The Productivity Commission (PC) has released its Trade and Assistance Review, which is scathing of Australia’s recent bilateral and regional trade deals because of their deleterious impacts on efficiency:
Although the priority given to these and future bilateral agreements is often justified on the basis of the value of gross export flows from Australia (and the potential for expanded market opportunities) these gross measures of trade are misleading indicators of actual trade. They do not take account of the trade diverted from non-partners which may be lower-cost producers, the efficiency costs of preferential arrangements or the opportunity costs of preferential arrangements relative to unilateral or multilateral approaches…
Preferential trade agreements add to the complexity and cost of international trade through substantially different sets of rules of origin, varying coverage of services and potentially costly intellectual property protections and investor-state dispute settlement provisions.
The PC has also called on the texts of Australia’s trade deals to be publicly released for scrutiny before they are signed:
The emerging and growing potential for trade preferences to impose net costs on the community presents a compelling case for the final text of an agreement to be rigorously analysed before signing. Analysis undertaken for the Japan-Australia agreement reveals a wide and concerning gap compared to the Commission’s view of rigorous assessment.
With regards to the Trans-Pacific Partnership (TPP), which is in the final stages of negotiation, the PC is concerned that it will bolster intellectual property rights protections, thus leaving Australian consumers (and taxpayers) worse-off:
…based on US media access to the current draft text, it appears likely that the TPP will include obligations on pharmaceutical price determination arrangements in Australia and other TPP members, of an uncertain character and intent. The history of IP arrangements being addressed in preferential trade deals is not good. Indeed, to the extent that the return to IP holders awarded by more stringent IP laws outweighed the benefits to the broader economy, the provision would also impose a net cost on both partners, lowering trading and growth potential across the bloc.
The PC is also concerned the TPP will grant legal rights to foreign investors via Investor-State Dispute Settlement (ISDS) clauses, which could expose the government (and taxpayers) to potentially large law suits:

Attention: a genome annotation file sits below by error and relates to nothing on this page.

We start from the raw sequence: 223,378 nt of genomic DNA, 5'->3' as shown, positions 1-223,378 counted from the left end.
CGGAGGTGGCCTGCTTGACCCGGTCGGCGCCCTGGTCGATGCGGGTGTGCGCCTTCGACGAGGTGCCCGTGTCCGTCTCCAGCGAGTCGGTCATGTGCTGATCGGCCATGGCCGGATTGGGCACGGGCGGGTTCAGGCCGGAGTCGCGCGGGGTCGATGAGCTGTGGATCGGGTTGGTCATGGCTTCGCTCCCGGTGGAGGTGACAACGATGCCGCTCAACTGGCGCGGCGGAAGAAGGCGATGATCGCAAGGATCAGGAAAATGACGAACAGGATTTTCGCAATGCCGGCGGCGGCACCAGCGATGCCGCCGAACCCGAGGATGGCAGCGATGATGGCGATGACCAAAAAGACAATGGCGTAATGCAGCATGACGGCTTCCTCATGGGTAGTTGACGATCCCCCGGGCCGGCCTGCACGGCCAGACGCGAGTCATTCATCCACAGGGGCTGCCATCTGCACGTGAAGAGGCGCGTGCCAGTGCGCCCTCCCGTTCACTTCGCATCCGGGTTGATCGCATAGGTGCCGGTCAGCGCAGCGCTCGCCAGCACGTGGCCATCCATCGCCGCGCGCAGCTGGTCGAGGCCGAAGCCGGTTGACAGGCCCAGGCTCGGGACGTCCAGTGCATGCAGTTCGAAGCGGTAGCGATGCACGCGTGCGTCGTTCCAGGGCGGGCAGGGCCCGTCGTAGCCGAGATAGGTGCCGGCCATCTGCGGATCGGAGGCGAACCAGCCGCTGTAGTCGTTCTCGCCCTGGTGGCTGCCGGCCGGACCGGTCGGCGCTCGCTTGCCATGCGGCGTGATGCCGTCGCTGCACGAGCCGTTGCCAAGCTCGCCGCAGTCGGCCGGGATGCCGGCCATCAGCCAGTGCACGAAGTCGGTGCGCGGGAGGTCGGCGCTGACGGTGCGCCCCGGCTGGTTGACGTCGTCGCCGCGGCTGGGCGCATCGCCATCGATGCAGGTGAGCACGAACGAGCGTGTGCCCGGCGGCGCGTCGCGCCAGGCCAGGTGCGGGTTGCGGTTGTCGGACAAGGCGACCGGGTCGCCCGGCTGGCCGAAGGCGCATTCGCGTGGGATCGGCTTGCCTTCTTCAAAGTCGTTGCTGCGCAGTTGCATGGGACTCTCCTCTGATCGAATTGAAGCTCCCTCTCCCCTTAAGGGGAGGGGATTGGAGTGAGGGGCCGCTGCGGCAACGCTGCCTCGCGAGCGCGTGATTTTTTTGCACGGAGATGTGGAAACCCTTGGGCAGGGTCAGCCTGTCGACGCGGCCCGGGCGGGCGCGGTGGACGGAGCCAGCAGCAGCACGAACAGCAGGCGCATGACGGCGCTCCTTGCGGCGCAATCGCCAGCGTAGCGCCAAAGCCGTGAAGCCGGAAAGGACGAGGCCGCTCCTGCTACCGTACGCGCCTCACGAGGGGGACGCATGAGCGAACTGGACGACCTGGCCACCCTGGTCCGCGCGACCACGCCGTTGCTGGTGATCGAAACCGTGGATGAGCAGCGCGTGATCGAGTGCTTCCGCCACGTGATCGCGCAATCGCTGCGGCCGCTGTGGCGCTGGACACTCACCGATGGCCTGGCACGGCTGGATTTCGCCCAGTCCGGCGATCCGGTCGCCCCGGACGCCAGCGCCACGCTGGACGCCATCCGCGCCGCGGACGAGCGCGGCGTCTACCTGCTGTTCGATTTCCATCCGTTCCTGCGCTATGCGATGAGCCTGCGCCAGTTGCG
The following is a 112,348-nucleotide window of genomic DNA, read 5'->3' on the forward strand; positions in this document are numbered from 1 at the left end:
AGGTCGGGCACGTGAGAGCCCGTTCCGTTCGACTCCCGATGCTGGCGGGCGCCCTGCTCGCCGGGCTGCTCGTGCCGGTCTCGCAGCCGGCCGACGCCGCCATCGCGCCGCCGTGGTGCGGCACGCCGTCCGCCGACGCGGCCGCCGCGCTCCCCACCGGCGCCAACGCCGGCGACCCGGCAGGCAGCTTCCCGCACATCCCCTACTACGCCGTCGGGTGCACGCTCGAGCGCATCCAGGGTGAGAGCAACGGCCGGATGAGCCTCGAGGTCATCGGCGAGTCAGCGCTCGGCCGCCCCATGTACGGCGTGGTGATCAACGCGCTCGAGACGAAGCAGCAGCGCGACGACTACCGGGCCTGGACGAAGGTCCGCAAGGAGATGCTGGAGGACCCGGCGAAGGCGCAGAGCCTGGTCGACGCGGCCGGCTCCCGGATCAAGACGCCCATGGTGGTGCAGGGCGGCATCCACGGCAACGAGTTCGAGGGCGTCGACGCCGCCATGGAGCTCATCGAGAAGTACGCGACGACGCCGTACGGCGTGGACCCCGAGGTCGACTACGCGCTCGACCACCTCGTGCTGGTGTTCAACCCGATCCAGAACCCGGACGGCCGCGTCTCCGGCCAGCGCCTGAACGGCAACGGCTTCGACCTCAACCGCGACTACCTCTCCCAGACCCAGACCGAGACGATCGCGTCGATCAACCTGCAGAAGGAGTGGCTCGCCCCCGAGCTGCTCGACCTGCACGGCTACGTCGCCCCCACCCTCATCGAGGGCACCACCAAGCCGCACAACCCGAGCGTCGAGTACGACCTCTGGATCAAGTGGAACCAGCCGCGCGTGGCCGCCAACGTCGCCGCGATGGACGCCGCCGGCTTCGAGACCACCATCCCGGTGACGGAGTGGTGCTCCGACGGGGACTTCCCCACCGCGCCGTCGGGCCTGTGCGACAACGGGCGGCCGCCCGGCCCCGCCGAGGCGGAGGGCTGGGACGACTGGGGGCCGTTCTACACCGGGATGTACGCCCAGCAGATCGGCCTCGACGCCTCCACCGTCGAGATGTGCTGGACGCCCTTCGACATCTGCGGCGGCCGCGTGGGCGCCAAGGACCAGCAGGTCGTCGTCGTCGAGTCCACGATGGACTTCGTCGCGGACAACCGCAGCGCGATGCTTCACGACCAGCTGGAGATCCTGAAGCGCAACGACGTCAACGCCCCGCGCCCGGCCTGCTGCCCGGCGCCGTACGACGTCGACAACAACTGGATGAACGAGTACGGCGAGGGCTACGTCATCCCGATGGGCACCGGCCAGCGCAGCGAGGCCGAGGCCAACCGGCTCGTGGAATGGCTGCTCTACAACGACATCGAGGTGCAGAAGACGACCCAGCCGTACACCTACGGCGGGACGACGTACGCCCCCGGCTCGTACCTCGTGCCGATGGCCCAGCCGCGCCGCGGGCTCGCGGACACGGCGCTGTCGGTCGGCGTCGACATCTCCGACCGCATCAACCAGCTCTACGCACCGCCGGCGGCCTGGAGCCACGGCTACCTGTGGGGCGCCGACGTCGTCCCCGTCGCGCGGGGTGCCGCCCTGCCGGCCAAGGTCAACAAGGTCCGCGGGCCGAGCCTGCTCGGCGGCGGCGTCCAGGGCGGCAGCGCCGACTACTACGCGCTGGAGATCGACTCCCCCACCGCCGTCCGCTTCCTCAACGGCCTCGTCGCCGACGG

There is also a risk that specific provisions within these agreements including those relating to intellectual property, investor-state dispute settlement and product-specific rules of origin will impose net costs on trading partner economies.
… the absence of any rigorous and transparent assessment of the agreement before government commitment is a critical failure in transparency. Post-negotiation assessment cannot lead to amendments of the agreed text only in the Government deciding not to proceed with ratification (PC 2014g). And the Commission is unaware of any trade agreement that has been rejected in response to such post-negotiation assessment.
Finally, the PC notes that the ISDS law suite taken against Australia’s plain package cigarette laws by tobacco giant Philip Morris, under an obscure investment agreement with Hong Kong, has already cost Australian taxpayers plenty, and cautions against including ISDS in future agreements, such as the TPP:
[Philip Morris Asia] is asking an arbitration panel to suspend the law and award substantial compensation for the financial damage that plain packaging will cause by commoditizing the cigarette market in Australia. (PMI 2014)…
…the ongoing costs to Australian taxpayers of funding the preparation and defence of the tobacco plain packaging legislation are likely to be substantial. Since the dispute was lodged, there have been eleven procedural orders determined by the PCA requiring legal representation by both parties.
…[There is] a lack of transparency regarding the true cost of including ISDS provisions in Australia’s trade agreements and investment treaties. The open-ended nature of these costs needs to be taken into account in any discussion regarding the appropriateness of such provisions and consideration of the net benefits (costs) that they entail.
Overall, the PC has delivered a damning assessment of Australia’s recent trade deals, and the TPP in particular.
The Abbott Government should heed its warning, rather than selling Australians out to corporate interests.
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